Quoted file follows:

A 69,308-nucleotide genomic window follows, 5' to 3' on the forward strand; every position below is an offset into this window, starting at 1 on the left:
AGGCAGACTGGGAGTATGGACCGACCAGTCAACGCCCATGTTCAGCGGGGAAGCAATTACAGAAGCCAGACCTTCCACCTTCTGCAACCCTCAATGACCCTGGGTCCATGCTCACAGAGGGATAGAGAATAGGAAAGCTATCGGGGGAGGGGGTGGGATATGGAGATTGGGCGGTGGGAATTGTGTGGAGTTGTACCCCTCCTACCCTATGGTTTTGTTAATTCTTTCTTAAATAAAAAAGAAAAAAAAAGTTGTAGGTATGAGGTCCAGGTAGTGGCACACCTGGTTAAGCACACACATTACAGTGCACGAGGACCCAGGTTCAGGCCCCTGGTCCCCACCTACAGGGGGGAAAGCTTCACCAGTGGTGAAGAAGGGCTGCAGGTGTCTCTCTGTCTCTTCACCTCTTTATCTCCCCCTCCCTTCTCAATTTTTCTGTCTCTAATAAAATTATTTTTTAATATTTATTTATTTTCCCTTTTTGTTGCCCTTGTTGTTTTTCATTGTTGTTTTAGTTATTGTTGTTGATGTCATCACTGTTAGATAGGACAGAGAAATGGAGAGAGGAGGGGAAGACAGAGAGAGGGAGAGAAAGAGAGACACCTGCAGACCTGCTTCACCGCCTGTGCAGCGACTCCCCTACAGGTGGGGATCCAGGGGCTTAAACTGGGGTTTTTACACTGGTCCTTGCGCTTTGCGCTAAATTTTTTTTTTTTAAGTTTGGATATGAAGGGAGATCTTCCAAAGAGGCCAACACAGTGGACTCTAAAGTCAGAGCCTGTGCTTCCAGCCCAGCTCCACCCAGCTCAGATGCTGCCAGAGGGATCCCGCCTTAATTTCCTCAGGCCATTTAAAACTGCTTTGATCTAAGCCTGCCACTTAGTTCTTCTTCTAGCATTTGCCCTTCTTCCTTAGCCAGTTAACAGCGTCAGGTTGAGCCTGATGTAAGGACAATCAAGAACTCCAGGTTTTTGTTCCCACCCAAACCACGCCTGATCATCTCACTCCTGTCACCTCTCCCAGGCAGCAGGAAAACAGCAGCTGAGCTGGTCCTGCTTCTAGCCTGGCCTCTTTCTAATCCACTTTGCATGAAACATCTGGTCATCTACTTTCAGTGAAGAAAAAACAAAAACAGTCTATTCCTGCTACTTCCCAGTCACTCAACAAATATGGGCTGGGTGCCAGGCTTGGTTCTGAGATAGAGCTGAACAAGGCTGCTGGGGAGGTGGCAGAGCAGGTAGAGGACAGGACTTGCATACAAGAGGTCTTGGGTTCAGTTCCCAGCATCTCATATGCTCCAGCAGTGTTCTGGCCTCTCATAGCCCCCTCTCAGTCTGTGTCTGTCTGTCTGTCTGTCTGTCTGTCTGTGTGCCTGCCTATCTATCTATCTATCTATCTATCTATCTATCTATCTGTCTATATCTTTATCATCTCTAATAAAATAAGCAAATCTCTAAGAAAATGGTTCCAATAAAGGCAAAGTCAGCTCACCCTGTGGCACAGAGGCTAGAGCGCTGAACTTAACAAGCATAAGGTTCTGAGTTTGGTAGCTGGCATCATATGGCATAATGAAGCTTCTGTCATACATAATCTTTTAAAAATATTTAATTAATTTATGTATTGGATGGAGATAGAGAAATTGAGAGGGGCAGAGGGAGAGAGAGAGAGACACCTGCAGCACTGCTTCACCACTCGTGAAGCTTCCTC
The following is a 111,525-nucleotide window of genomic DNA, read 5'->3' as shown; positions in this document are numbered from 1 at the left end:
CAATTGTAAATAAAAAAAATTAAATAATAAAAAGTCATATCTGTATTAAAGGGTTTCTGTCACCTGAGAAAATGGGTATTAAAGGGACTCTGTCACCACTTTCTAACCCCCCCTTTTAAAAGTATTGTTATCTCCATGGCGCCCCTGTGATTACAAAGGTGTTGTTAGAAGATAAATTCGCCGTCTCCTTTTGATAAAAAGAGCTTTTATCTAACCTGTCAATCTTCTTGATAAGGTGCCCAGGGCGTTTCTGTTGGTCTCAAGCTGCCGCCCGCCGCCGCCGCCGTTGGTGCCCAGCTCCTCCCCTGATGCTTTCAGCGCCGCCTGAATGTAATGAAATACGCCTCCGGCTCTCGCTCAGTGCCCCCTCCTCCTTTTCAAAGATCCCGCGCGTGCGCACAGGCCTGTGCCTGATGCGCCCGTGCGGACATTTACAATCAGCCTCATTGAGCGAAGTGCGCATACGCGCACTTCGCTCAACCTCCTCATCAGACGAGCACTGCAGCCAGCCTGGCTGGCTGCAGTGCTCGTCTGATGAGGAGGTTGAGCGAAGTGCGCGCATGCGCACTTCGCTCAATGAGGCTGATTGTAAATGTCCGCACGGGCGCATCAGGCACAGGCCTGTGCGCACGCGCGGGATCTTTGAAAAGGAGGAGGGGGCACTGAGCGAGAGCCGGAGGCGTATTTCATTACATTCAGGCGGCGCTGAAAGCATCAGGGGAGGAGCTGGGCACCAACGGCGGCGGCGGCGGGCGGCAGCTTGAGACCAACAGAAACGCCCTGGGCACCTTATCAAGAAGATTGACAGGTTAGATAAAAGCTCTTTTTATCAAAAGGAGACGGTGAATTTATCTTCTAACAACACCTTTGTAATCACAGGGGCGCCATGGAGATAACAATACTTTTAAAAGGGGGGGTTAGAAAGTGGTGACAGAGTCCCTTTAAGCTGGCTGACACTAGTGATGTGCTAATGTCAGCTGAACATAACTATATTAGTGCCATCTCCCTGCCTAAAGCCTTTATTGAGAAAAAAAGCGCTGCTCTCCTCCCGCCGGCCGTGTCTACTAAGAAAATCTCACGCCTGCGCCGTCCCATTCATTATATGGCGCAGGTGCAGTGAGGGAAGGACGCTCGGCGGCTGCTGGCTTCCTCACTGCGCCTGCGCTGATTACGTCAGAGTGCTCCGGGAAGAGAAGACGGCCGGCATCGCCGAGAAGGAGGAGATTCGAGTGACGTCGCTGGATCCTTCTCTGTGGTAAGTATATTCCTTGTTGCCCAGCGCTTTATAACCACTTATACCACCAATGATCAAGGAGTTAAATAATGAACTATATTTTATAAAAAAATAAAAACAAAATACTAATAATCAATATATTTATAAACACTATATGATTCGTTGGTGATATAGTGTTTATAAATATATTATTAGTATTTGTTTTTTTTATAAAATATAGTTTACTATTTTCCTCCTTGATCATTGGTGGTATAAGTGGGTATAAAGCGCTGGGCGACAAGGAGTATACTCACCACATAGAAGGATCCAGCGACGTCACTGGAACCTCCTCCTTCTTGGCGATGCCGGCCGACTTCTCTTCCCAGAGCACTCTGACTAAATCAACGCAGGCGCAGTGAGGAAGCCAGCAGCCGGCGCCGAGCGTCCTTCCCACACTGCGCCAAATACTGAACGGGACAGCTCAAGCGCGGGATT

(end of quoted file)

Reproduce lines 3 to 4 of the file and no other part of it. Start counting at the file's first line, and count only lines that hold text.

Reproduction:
The following is a 111,525-nucleotide window of genomic DNA, read 5'->3' as shown; positions in this document are numbered from 1 at the left end:
CAATTGTAAATAAAAAAAATTAAATAATAAAAAGTCATATCTGTATTAAAGGGTTTCTGTCACCTGAGAAAATGGGTATTAAAGGGACTCTGTCACCACTTTCTAACCCCCCCTTTTAAAAGTATTGTTATCTCCATGGCGCCCCTGTGATTACAAAGGTGTTGTTAGAAGATAAATTCGCCGTCTCCTTTTGATAAAAAGAGCTTTTATCTAACCTGTCAATCTTCTTGATAAGGTGCCCAGGGCGTTTCTGTTGGTCTCAAGCTGCCGCCCGCCGCCGCCGCCGTTGGTGCCCAGCTCCTCCCCTGATGCTTTCAGCGCCGCCTGAATGTAATGAAATACGCCTCCGGCTCTCGCTCAGTGCCCCCTCCTCCTTTTCAAAGATCCCGCGCGTGCGCACAGGCCTGTGCCTGATGCGCCCGTGCGGACATTTACAATCAGCCTCATTGAGCGAAGTGCGCATACGCGCACTTCGCTCAACCTCCTCATCAGACGAGCACTGCAGCCAGCCTGGCTGGCTGCAGTGCTCGTCTGATGAGGAGGTTGAGCGAAGTGCGCGCATGCGCACTTCGCTCAATGAGGCTGATTGTAAATGTCCGCACGGGCGCATCAGGCACAGGCCTGTGCGCACGCGCGGGATCTTTGAAAAGGAGGAGGGGGCACTGAGCGAGAGCCGGAGGCGTATTTCATTACATTCAGGCGGCGCTGAAAGCATCAGGGGAGGAGCTGGGCACCAACGGCGGCGGCGGCGGGCGGCAGCTTGAGACCAACAGAAACGCCCTGGGCACCTTATCAAGAAGATTGACAGGTTAGATAAAAGCTCTTTTTATCAAAAGGAGACGGTGAATTTATCTTCTAACAACACCTTTGTAATCACAGGGGCGCCATGGAGATAACAATACTTTTAAAAGGGGGGGTTAGAAAGTGGTGACAGAGTCCCTTTAAGCTGGCTGACACTAGTGATGTGCTAATGTCAGCTGAACATAACTATATTAGTGCCATCTCCCTGCCTAAAGCCTTTATTGAGAAAAAAAGCGCTGCTCTCCTCCCGCCGGCCGTGTCTACTAAGAAAATCTCACGCCTGCGCCGTCCCATTCATTATATGGCGCAGGTGCAGTGAGGGAAGGACGCTCGGCGGCTGCTGGCTTCCTCACTGCGCCTGCGCTGATTACGTCAGAGTGCTCCGGGAAGAGAAGACGGCCGGCATCGCCGAGAAGGAGGAGATTCGAGTGACGTCGCTGGATCCTTCTCTGTGGTAAGTATATTCCTTGTTGCCCAGCGCTTTATAACCACTTATACCACCAATGATCAAGGAGTTAAATAATGAACTATATTTTATAAAAAAATAAAAACAAAATACTAATAATCAATATATTTATAAACACTATATGATTCGTTGGTGATATAGTGTTTATAAATATATTATTAGTATTTGTTTTTTTTATAAAATATAGTTTACTATTTTCCTCCTTGATCATTGGTGGTATAAGTGGGTATAAAGCGCTGGGCGACAAGGAGTATACTCACCACATAGAAGGATCCAGCGACGTCACTGGAACCTCCTCCTTCTTGGCGATGCCGGCCGACTTCTCTTCCCAGAGCACTCTGACTAAATCAACGCAGGCGCAGTGAGGAAGCCAGCAGCCGGCGCCGAGCGTCCTTCCCACACTGCGCCAAATACTGAACGGGACAGCTCAAGCGCGGGATT